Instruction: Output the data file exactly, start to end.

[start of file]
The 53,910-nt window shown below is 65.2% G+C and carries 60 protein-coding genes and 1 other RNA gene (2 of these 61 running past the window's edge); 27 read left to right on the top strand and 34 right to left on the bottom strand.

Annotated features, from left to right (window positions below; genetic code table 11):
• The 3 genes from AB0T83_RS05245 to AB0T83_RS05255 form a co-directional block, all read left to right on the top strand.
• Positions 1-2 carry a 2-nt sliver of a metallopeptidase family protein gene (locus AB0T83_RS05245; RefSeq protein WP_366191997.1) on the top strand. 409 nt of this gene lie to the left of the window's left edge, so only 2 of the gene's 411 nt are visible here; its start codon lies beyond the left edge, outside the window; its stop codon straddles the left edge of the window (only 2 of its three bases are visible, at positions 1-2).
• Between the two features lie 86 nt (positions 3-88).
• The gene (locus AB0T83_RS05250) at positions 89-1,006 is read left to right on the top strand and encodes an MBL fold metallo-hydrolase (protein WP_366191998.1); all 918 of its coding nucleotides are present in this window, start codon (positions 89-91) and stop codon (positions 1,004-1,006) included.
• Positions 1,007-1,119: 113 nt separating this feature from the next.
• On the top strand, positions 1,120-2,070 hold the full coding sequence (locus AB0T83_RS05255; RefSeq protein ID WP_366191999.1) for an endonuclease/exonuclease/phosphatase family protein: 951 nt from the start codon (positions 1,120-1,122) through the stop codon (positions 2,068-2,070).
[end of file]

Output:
The 53,910-nt window shown below is 65.2% G+C and carries 60 protein-coding genes and 1 other RNA gene (2 of these 61 running past the window's edge); 27 read left to right on the top strand and 34 right to left on the bottom strand.

Annotated features, from left to right (window positions below; genetic code table 11):
• The 3 genes from AB0T83_RS05245 to AB0T83_RS05255 form a co-directional block, all read left to right on the top strand.
• Positions 1-2 carry a 2-nt sliver of a metallopeptidase family protein gene (locus AB0T83_RS05245; RefSeq protein WP_366191997.1) on the top strand. 409 nt of this gene lie to the left of the window's left edge, so only 2 of the gene's 411 nt are visible here; its start codon lies beyond the left edge, outside the window; its stop codon straddles the left edge of the window (only 2 of its three bases are visible, at positions 1-2).
• Between the two features lie 86 nt (positions 3-88).
• The gene (locus AB0T83_RS05250) at positions 89-1,006 is read left to right on the top strand and encodes an MBL fold metallo-hydrolase (protein WP_366191998.1); all 918 of its coding nucleotides are present in this window, start codon (positions 89-91) and stop codon (positions 1,004-1,006) included.
• Positions 1,007-1,119: 113 nt separating this feature from the next.
• On the top strand, positions 1,120-2,070 hold the full coding sequence (locus AB0T83_RS05255; RefSeq protein ID WP_366191999.1) for an endonuclease/exonuclease/phosphatase family protein: 951 nt from the start codon (positions 1,120-1,122) through the stop codon (positions 2,068-2,070).